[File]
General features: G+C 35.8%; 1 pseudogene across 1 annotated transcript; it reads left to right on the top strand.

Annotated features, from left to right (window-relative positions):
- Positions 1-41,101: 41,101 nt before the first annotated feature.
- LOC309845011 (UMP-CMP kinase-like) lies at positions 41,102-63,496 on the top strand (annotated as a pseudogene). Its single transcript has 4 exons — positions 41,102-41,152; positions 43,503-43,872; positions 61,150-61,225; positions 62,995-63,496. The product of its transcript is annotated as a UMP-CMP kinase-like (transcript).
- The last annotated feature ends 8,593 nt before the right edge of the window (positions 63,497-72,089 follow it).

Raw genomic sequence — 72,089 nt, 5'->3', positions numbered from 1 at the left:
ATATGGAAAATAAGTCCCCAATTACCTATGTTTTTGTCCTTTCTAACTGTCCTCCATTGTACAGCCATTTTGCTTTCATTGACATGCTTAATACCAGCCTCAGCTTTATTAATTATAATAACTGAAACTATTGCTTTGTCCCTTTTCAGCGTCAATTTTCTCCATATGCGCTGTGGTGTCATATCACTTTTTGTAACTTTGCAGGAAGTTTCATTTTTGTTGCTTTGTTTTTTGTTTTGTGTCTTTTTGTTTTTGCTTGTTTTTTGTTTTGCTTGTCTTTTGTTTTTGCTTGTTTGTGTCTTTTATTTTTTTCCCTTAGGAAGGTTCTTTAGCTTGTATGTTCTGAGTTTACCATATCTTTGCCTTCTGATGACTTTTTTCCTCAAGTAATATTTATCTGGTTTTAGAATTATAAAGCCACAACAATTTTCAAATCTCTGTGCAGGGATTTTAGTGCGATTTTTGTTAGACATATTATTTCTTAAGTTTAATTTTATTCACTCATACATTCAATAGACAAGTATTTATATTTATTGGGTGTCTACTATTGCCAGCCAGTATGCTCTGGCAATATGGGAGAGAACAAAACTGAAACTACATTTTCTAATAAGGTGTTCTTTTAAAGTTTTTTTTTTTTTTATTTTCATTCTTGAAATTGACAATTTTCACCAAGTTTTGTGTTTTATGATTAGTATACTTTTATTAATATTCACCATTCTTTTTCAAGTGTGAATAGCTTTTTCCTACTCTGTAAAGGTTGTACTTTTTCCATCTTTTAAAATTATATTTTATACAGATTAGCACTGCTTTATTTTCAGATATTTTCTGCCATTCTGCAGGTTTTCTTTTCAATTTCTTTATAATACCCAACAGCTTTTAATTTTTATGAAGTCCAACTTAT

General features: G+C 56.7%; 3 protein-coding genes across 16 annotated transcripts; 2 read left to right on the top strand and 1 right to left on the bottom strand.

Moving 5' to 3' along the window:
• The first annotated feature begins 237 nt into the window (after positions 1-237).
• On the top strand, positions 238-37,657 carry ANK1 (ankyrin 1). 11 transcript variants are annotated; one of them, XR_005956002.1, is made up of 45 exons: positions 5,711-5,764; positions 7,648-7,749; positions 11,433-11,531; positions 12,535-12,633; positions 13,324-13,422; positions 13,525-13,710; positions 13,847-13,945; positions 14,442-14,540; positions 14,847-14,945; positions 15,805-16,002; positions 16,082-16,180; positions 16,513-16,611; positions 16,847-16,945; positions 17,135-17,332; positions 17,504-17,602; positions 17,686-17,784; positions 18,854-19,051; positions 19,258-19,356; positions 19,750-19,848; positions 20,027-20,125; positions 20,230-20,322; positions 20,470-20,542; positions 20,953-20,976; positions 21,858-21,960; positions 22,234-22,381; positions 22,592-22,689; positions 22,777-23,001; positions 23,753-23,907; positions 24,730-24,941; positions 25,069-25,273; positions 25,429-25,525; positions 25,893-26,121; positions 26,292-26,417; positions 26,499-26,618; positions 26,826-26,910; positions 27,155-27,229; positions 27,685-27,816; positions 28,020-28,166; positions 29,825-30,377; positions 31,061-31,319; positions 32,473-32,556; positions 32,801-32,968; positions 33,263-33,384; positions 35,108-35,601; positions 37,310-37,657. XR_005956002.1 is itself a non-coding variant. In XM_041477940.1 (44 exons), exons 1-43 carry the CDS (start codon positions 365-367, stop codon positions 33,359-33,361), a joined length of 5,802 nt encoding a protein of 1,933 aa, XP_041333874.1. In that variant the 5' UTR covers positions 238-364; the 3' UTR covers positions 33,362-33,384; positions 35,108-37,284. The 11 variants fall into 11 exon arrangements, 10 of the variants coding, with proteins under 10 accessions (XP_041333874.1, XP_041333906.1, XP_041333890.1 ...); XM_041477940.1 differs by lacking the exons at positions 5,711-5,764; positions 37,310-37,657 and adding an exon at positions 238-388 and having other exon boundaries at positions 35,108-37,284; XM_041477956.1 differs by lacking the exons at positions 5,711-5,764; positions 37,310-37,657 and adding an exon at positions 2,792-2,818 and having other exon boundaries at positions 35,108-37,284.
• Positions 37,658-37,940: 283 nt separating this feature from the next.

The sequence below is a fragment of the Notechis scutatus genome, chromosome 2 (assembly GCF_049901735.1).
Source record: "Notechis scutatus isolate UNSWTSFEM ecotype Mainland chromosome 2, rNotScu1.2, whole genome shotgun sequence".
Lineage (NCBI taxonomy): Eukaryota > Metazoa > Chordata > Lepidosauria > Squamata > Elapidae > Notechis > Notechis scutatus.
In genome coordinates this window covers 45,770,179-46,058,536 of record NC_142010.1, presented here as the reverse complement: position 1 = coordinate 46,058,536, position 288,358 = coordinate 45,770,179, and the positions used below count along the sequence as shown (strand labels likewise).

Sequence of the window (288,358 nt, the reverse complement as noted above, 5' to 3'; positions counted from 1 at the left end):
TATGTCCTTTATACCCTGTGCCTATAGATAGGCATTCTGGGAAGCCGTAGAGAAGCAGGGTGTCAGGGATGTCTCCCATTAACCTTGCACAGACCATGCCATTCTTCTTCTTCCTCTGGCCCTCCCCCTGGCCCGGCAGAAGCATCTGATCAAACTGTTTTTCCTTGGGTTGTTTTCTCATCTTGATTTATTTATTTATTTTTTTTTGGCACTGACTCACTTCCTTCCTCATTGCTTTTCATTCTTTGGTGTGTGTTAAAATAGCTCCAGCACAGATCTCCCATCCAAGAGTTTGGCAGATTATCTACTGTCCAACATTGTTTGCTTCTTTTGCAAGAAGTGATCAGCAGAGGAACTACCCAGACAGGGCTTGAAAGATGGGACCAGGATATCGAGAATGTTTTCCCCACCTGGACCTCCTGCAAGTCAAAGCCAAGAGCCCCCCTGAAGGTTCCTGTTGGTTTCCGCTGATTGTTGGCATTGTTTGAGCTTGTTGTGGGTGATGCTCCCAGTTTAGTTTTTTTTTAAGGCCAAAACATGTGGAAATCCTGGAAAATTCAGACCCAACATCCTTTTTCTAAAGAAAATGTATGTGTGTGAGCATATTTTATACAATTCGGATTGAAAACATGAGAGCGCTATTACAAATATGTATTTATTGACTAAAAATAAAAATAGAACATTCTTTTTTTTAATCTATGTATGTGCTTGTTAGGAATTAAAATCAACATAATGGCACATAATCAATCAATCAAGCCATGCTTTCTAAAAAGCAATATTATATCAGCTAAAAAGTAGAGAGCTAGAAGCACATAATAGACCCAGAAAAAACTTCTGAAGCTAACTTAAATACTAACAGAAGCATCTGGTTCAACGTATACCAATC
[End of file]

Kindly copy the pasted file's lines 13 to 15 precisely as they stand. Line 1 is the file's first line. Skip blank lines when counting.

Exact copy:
The sequence below is a fragment of the Notechis scutatus genome, chromosome 2 (assembly GCF_049901735.1).
Source record: "Notechis scutatus isolate UNSWTSFEM ecotype Mainland chromosome 2, rNotScu1.2, whole genome shotgun sequence".
Lineage (NCBI taxonomy): Eukaryota > Metazoa > Chordata > Lepidosauria > Squamata > Elapidae > Notechis > Notechis scutatus.